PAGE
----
Reviewed by: Brett Willis
|Featuring:||Jeffrey Hunter … George R. Tweed
Marshall Thompson … Jonn Sonnenberg
Barbara Perez … “Joe” Cruz
Ronald Remy … Chico Torres
Paul Edwards Jr. … Al Turney
Rolf Bayer … Chief Schultz
|Director:||Richard Goldstone, John Monks, Jr.|
|Producer:||Gold Coast Productions|
This is the account of an American sailor whose orders to be shipped stateside were changed by the Japanese invasion of Guam, and who survived in hiding for over two and a half years before being rescued.
George Tweed (Jeffrey Hunter) and his unit are the only seamen on the island who decide to hide rather than surrender, thus forcing the Japanese to use a lot of manpower trying to find them.
This film was made about the same time as “PT 109” and is comparable in theme, style, amount of violence (small) and amount of profanity (a few d* and h* words). I think it’s actually a better story, but the hero of this one didn’t become President.
There’s an anti-racist theme woven into the story. One member of Tweed’s unit despises the Guam natives and calls them names even though they’re risking their lives by helping the Americans; his behavior is presented as wrong. There’s also a Japanese-American lady, the operator of the local version of the Long Branch Saloon. Even though she might have been “interned” by the Americans as a potential saboteur (a little part of a big black mark on the WWII record of the United States) if the Japanese invasion hadn’t come when it did, she’s still pro-American at heart and engages in underground activity AGAINST the Japanese. The obvious point is that we cannot judge a person by outward appearance.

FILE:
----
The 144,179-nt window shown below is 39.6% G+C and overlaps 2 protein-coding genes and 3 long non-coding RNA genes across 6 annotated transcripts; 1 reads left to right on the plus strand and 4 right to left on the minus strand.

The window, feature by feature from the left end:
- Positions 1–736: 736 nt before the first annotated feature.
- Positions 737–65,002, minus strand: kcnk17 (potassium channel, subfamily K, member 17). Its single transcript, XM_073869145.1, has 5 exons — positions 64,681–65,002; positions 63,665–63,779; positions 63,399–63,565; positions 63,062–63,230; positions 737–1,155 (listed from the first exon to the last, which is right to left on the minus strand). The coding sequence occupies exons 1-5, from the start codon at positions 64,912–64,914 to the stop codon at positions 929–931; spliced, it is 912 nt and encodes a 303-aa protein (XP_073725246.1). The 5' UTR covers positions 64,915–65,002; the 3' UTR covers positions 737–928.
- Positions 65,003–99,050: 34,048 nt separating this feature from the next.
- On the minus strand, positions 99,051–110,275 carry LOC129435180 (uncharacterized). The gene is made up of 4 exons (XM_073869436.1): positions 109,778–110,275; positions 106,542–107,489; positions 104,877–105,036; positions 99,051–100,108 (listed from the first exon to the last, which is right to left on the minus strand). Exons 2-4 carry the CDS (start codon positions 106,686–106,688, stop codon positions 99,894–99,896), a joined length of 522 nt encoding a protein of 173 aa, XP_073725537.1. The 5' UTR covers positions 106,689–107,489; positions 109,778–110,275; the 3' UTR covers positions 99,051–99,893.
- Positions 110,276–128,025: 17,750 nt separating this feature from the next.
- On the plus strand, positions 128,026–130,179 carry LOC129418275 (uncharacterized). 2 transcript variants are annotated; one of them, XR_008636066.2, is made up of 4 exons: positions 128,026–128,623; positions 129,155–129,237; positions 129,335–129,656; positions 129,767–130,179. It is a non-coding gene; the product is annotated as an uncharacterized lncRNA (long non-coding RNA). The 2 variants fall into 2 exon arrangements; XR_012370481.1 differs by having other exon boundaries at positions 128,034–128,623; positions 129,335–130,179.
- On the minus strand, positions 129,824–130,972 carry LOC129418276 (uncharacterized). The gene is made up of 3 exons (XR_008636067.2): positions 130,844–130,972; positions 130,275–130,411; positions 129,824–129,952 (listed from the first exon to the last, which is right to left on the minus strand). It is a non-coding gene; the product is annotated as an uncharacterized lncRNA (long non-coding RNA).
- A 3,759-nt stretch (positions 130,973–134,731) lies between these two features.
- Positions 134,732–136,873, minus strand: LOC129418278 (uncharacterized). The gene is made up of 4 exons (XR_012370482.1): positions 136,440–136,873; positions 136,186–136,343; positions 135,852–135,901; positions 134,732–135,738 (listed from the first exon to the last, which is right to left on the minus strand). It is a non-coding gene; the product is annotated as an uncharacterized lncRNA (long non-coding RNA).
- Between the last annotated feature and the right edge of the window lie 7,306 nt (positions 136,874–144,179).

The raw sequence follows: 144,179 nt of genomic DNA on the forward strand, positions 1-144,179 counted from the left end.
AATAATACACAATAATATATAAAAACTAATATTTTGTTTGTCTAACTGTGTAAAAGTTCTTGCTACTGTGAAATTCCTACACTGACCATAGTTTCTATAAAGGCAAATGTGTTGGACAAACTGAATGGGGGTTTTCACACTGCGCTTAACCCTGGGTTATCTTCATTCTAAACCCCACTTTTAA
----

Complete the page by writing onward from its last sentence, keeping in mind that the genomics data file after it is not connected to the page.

Overall, this is a worthwhile film, but parents of preteens should preview it.